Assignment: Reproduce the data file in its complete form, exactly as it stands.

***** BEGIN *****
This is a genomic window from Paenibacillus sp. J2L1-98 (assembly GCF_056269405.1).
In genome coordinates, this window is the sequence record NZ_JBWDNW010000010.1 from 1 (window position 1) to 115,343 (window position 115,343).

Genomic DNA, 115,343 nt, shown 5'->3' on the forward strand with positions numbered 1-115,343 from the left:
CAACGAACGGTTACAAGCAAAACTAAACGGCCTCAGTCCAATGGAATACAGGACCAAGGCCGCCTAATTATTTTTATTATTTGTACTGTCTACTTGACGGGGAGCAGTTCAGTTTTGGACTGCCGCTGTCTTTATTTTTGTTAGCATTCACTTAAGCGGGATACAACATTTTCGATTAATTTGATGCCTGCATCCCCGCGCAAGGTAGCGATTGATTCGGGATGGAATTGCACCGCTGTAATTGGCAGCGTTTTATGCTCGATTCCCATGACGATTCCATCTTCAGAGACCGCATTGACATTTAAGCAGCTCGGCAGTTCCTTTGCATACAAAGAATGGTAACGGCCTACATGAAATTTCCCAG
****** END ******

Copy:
This is a genomic window from Paenibacillus sp. J2L1-98 (assembly GCF_056269405.1).
In genome coordinates, this window is the sequence record NZ_JBWDNW010000010.1 from 1 (window position 1) to 115,343 (window position 115,343).

Genomic DNA, 115,343 nt, shown 5'->3' on the forward strand with positions numbered 1-115,343 from the left:
CAACGAACGGTTACAAGCAAAACTAAACGGCCTCAGTCCAATGGAATACAGGACCAAGGCCGCCTAATTATTTTTATTATTTGTACTGTCTACTTGACGGGGAGCAGTTCAGTTTTGGACTGCCGCTGTCTTTATTTTTGTTAGCATTCACTTAAGCGGGATACAACATTTTCGATTAATTTGATGCCTGCATCCCCGCGCAAGGTAGCGATTGATTCGGGATGGAATTGCACCGCTGTAATTGGCAGCGTTTTATGCTCGATTCCCATGACGATTCCATCTTCAGAGACCGCATTGACATTTAAGCAGCTCGGCAGTTCCTTTGCATACAAAGAATGGTAACGGCCTACATGAAATTTCCCAG